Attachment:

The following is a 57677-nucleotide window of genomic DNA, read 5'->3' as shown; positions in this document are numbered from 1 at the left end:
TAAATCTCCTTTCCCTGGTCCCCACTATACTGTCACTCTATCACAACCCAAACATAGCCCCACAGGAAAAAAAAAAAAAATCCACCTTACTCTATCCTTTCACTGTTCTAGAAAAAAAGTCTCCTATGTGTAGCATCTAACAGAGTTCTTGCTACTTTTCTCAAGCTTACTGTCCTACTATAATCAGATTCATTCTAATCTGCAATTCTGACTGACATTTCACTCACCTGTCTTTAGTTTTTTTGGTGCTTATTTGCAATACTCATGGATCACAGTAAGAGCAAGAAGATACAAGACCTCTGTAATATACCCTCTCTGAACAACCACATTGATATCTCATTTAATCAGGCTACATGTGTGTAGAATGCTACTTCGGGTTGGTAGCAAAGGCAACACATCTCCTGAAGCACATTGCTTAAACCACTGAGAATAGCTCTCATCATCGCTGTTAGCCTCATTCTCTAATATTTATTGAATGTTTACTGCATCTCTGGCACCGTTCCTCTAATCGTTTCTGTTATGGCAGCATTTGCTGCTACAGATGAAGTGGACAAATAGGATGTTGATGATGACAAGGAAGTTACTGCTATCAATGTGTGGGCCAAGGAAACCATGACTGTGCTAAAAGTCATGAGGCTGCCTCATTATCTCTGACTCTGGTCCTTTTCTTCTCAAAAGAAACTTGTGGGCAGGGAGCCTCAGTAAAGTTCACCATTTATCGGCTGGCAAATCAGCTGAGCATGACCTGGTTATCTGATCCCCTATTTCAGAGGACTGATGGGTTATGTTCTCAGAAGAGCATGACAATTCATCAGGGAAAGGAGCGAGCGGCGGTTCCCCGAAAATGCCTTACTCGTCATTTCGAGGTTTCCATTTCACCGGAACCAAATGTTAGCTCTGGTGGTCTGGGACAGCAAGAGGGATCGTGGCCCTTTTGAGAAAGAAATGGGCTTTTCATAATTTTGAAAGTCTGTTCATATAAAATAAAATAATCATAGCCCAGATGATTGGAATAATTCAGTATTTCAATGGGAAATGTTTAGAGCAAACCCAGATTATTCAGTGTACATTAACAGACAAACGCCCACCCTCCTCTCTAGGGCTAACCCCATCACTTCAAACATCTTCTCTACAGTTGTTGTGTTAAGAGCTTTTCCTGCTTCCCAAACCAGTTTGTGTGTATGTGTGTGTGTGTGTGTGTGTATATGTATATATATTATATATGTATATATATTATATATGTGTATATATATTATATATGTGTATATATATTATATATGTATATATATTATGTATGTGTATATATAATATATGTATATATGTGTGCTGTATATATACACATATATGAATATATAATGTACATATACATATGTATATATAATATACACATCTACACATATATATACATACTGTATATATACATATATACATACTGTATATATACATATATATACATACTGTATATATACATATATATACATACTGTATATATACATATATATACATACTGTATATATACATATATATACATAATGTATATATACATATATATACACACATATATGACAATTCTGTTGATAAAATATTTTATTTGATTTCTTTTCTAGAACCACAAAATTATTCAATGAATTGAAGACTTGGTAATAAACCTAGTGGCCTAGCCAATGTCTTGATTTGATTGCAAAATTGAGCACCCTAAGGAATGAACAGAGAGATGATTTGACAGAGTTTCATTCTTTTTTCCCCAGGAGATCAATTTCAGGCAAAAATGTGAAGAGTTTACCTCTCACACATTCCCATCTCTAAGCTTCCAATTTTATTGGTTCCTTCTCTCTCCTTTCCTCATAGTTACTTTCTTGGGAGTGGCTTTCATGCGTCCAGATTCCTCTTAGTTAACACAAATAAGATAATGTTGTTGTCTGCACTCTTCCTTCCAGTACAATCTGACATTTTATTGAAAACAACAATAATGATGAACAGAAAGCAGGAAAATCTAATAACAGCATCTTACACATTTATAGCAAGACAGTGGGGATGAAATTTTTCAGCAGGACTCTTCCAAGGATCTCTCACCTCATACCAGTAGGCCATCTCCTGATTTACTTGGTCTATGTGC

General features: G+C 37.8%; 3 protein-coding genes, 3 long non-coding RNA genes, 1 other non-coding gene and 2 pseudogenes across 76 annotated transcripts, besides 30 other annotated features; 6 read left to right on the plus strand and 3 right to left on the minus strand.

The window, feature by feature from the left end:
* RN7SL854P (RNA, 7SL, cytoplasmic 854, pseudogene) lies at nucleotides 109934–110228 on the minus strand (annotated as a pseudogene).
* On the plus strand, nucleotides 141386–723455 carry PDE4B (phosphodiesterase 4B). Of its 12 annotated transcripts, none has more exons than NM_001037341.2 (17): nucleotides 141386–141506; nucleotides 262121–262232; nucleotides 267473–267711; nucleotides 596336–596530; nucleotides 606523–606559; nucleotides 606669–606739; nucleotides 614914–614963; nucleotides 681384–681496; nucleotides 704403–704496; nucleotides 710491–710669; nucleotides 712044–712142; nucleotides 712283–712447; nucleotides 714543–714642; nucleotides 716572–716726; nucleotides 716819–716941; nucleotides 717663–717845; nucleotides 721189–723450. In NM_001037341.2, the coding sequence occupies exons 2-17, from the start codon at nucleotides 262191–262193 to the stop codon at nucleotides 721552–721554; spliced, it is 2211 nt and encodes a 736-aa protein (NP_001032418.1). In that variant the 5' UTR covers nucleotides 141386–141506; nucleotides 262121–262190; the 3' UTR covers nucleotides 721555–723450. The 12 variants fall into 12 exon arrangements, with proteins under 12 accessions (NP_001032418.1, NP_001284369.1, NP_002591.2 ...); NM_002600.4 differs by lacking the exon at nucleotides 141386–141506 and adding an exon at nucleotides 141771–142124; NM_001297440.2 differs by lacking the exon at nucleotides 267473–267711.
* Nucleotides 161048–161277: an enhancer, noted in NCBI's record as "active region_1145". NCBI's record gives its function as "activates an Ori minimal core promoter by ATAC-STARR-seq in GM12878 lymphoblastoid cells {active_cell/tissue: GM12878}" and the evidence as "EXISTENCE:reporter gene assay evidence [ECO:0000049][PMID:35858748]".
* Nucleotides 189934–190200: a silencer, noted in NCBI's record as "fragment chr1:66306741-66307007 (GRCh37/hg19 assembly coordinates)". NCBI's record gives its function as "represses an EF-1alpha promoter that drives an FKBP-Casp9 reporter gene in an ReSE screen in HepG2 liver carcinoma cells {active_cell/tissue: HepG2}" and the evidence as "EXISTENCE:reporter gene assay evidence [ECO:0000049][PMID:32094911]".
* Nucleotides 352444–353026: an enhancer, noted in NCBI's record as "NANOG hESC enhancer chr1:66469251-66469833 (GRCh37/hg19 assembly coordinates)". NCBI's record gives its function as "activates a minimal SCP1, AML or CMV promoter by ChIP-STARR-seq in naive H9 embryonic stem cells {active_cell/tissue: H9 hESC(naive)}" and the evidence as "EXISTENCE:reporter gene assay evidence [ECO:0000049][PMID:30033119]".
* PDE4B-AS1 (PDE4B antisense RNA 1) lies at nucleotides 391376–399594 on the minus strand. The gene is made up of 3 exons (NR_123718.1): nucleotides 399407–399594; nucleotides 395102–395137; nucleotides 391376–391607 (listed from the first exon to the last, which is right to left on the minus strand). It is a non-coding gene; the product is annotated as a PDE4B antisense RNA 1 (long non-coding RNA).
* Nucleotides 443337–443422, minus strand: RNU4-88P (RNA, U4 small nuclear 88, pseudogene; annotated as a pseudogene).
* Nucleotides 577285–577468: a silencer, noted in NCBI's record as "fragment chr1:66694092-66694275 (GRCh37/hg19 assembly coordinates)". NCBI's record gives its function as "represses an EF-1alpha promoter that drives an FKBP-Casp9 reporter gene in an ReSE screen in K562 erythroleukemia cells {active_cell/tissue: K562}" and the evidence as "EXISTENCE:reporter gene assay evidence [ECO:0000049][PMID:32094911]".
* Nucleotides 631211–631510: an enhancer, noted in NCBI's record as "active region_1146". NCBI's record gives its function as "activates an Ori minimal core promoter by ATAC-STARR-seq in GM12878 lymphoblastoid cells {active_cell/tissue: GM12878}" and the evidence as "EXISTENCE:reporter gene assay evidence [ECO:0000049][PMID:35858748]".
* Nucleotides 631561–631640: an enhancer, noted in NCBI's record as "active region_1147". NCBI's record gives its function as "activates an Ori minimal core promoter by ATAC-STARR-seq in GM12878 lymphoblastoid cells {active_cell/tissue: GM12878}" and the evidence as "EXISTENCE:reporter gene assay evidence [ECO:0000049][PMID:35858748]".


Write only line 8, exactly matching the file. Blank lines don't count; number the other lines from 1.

* Nucleotides 189934–190200: a silencer, noted in NCBI's record as "fragment chr1:66306741-66307007 (GRCh37/hg19 assembly coordinates)". NCBI's record gives its function as "represses an EF-1alpha promoter that drives an FKBP-Casp9 reporter gene in an ReSE screen in HepG2 liver carcinoma cells {active_cell/tissue: HepG2}" and the evidence as "EXISTENCE:reporter gene assay evidence [ECO:0000049][PMID:32094911]".